Injury is a major public health problem, as evidenced by the incidence, geographic dispersion and resultant impact to society in terms of productive-years-of-life-lost of its victims. Trauma is the leading cause of death of individuals in Florida ages 1-44. According to the United States Centers for Disease Control, Florida ranks the third highest in the nation [$3.16 billion], with the highest medical and work loss costs, due to deaths caused by motorized vehicle crashes.
The Florida Department of Health (DOH) first began working towards the establishment of a statewide trauma system to meet the needs of trauma victims back in the early 1980’s. The first comprehensive framework for a trauma system of care for the injured was conceived by the Florida Legislature with the passage of the Roy E. Campbell Trauma Act of 1990. Florida's trauma system has been evolving incrementally ever since through passage of additional legislation.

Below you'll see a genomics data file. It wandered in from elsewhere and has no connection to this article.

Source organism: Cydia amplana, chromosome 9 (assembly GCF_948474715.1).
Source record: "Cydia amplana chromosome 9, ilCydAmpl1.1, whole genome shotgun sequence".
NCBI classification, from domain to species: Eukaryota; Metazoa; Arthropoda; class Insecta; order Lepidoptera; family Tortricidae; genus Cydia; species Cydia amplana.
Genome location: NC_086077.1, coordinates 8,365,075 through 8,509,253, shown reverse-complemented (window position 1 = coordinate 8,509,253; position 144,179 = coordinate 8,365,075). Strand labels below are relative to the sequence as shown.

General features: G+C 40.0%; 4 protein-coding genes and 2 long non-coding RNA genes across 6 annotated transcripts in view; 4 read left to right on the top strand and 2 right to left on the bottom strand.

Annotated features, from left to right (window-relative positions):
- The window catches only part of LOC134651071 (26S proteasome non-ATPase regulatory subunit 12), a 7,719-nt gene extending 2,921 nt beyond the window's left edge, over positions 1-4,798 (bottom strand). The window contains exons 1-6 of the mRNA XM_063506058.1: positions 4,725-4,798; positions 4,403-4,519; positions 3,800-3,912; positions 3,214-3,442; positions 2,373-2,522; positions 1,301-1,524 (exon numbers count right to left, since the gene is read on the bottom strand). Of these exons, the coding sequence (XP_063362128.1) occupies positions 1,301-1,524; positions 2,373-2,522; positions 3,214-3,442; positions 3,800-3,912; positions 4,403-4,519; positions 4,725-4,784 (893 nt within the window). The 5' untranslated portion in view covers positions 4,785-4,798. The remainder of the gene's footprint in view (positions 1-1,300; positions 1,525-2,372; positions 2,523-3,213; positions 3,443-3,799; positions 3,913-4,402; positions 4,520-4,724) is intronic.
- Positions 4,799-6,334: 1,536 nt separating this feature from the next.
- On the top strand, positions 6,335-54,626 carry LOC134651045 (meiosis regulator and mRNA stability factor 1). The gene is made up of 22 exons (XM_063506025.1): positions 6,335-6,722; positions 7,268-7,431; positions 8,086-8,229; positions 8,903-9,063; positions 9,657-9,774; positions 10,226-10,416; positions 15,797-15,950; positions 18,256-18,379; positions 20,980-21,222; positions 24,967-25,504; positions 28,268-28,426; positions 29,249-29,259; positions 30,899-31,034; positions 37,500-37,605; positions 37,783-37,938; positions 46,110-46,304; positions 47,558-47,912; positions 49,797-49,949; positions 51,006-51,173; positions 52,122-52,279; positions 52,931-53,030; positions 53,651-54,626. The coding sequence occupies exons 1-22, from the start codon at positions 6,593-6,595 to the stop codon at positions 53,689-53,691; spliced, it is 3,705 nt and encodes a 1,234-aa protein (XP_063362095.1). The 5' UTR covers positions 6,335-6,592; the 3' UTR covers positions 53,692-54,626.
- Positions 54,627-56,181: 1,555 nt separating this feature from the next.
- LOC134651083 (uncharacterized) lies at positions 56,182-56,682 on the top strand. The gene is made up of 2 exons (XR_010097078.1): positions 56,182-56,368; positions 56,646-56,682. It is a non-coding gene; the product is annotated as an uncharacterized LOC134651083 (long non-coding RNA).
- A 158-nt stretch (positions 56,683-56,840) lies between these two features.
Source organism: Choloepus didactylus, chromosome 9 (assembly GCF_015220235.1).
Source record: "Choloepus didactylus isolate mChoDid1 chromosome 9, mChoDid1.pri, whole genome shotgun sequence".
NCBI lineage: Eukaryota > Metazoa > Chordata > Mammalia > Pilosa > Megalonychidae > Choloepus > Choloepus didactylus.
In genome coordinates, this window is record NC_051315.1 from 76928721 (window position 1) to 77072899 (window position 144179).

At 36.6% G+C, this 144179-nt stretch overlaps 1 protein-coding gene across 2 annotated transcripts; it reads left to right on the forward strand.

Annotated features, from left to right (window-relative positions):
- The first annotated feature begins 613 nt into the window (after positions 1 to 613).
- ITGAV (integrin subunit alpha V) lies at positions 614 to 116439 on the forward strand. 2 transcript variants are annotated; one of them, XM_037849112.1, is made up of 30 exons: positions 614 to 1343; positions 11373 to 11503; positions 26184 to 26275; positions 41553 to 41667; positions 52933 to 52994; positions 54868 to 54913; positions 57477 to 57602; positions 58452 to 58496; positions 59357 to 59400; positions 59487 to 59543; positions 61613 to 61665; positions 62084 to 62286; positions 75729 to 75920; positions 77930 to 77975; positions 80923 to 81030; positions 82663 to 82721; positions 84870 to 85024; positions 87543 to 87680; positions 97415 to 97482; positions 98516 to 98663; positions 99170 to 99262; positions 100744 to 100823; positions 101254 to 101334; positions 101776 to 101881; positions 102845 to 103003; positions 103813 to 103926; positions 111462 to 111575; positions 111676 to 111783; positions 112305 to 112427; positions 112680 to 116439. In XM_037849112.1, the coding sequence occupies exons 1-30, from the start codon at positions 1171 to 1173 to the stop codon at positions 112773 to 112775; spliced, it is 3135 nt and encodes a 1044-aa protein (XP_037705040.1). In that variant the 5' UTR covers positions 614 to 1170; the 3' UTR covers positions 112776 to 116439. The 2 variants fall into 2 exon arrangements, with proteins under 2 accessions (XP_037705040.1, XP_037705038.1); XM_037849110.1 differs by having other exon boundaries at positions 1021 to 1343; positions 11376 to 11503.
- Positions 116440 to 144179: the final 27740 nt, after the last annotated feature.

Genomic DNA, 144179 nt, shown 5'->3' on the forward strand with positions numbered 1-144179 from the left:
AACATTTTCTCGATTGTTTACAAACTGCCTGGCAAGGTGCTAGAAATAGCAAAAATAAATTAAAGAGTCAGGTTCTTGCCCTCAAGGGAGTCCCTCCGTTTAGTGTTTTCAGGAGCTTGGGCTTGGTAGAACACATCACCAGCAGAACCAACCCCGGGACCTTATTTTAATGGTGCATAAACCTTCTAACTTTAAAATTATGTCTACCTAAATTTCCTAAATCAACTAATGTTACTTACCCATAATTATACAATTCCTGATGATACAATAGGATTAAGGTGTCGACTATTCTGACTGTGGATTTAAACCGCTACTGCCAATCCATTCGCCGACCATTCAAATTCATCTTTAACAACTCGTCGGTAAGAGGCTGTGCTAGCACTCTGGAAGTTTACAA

The technology and nature of treatment practices required to treat the critically injured patient involves careful collaboration and precise timing to bring together many specialties and health disciplines to care for the patient. The objective is to get the right patient to the right place in the right amount of time. This coordination of available resources for the effective delivery of emergency health care services in geographical regions, consistent with planning and management standards, where all players contribute according to their capabilities and capacities, constitutes an inclusive trauma system. Appropriate utilization of available resources within the community benefits not only the patient, it is also cost-effective.
The regulation of Florida's trauma system is governed by Part II of Chapter 395, Florida Statutes and administered by the DOH by rule in chapter 64J-2, Florida Administrative Code.
Currently there are three other trauma agencies in the state besides Hillsborough's Trauma Agency. Broward, North Central Florida, and Palm Beach County's are the others.